Three Lessons from Outbreaks of Bubonic Plague in the Middle Ages

   05.07.18

Three Lessons from Outbreaks of Bubonic Plague in the Middle Ages

Our old adversary, Bubonic Plague (Yersinia pestis), reared its ugly head in 2017 during an outbreak in Madagascar. From time to time the Bubonic Plague will make an appearance reaping, death an misery in its wake. However, unlike in the Middle Ages, Yersinia pestis is treatable with antibiotics.

If nothing else, the outbreaks serve as a warning that diseases are still around and will never go away.  As science progresses and cures are found, something new comes along. HIV has been with humanity for decades, and we still do not have a cure or vaccine.

Using examples set by Bubonic Plague, HIV, Swine Flu, Bird Flu, it is just a matter of time before humanity faces another epidemic. Modern air travel and cities packed with millions of people provide the perfect opportunity for a new viral pathogen to rapidly spread.

Looking at the examples set by our ancestors in the Middle Ages, what can we learn from outbreaks of Bubonic Plague?

Shipping Collapses

One of the first groups usually are people who ship and handle goods. In the Middle Ages these were ships which transported goods, and in numerous cases caravans. It is speculated Bubonic Plague was picked up by caravans bringing goods to shipping ports. From there, the ships brought the disease to various ports in the developed world.

In today’s world, this means air travel, truck drivers, and warehouse workers.

Once the people who move the goods become ill, shipping collapses. This means no more trucks moving from the warehouses to the cities, no more warehouse workers, no more stockers to stock the grocery store shelves.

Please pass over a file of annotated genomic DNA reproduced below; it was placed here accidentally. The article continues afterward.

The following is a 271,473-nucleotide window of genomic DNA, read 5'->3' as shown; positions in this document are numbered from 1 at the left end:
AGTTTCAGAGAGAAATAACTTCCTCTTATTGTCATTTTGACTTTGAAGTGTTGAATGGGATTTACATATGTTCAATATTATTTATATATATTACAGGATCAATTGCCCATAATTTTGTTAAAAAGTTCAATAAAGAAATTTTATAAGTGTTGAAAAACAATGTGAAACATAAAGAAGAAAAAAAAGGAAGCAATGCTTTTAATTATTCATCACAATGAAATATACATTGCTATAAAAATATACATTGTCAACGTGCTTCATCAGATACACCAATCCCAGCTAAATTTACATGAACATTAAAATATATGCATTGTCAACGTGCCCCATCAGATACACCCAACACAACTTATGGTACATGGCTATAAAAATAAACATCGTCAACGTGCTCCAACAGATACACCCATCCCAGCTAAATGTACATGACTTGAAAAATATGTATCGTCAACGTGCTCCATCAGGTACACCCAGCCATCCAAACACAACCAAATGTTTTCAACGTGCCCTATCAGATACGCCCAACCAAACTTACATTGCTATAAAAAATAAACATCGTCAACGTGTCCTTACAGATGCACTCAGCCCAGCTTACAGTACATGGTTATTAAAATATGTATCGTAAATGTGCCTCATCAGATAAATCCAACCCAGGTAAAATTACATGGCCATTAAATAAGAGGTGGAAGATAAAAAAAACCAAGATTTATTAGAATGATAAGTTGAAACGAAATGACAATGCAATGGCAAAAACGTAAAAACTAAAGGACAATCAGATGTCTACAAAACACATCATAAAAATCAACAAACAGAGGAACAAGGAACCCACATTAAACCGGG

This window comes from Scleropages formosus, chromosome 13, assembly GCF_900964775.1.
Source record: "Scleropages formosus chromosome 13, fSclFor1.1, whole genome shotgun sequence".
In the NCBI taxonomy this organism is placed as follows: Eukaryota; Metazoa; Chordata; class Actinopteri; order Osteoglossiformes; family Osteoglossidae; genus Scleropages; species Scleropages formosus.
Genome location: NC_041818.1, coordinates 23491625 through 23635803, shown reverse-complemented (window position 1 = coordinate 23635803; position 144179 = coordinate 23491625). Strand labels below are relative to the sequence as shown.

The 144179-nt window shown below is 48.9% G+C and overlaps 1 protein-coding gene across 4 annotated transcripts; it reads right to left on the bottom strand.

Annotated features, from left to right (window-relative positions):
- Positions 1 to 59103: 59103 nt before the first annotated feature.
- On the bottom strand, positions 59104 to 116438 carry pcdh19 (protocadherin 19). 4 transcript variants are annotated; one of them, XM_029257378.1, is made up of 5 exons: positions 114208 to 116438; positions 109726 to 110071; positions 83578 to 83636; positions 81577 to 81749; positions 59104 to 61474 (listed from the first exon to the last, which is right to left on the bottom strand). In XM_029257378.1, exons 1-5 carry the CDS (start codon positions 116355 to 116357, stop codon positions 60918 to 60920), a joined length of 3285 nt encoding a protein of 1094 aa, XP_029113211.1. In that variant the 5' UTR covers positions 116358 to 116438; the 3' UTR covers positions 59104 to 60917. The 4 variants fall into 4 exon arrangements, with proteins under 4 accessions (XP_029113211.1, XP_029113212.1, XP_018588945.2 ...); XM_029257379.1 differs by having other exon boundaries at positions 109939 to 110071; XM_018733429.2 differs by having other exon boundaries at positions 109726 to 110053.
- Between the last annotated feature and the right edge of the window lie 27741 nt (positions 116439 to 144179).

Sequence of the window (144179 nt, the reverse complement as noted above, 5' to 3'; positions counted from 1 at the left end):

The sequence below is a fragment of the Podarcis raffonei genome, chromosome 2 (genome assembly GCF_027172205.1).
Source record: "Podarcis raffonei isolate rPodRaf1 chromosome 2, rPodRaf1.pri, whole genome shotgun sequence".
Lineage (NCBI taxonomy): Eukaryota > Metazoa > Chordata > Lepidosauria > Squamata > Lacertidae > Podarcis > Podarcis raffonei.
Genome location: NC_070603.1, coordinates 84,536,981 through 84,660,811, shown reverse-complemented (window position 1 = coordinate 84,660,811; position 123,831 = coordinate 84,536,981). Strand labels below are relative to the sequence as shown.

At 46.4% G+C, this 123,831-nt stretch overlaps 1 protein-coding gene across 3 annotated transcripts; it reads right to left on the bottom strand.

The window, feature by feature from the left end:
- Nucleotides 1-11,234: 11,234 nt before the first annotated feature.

Those Who Can Isolate Will

During outbreaks of Bubonic Plague in the Middle Ages, land owners would usually isolate themselves on their property. Communities may not allow travelers access. Farmers would stop bringing their products to market.

In other words, those who were able to isolate themselves from the outside world would.

This isolation usually (but not always) kept the people safe from outbreaks. There are stories dating to the Middle Ages of entire towns, except for a couple of people, decimated by the Bubonic Plague. The outbreaks did not just affect people as all types of animals died.

Cities Collapse

With no food, and the dead piling up, cities became a cesspool of disease and starvation. Eventually, those who were able to flee the cities did.

There are numerous accounts of people dying along the side of the road, and in the bushes, and in the fields while trying to flee the cities. People died of starvation and from various diseases, and not just the plague.

Along with starvation came a weakened immune system, which opened the window for various diseases. In their weakened state people fell to dysentery, the flu, and pneumonia, just to name a few.

People in desperation slaughtered dogs, cats, horses, everything they could get their hands on to eat.  In some cases, each other.

Final Thoughts

While some of the readers may be quick to dismiss the chance of a new viral plague striking humanity, let’s not forget about HIV. If HIV had been airborne, chances are humanity would have been brought to its knees.

While the Black Death decimated Europe in the Middle Ages killing an estimated 1/3 of the population, the historical accounts provide us with a wealth of information. We can take information and use it to shape our survival plans.

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